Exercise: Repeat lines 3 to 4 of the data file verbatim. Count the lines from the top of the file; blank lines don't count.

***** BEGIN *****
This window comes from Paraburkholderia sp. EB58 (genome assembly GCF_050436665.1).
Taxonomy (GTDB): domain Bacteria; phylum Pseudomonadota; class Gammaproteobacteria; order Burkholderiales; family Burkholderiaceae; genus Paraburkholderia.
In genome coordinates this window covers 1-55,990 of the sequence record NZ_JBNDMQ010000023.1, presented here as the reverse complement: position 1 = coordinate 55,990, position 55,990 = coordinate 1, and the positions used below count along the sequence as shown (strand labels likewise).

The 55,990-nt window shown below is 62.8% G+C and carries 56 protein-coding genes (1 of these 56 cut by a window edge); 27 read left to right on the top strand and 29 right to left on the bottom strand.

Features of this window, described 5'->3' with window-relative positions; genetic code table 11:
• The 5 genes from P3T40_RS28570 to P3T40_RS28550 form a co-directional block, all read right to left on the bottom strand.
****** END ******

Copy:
In genome coordinates this window covers 1-55,990 of the sequence record NZ_JBNDMQ010000023.1, presented here as the reverse complement: position 1 = coordinate 55,990, position 55,990 = coordinate 1, and the positions used below count along the sequence as shown (strand labels likewise).

The 55,990-nt window shown below is 62.8% G+C and carries 56 protein-coding genes (1 of these 56 cut by a window edge); 27 read left to right on the top strand and 29 right to left on the bottom strand.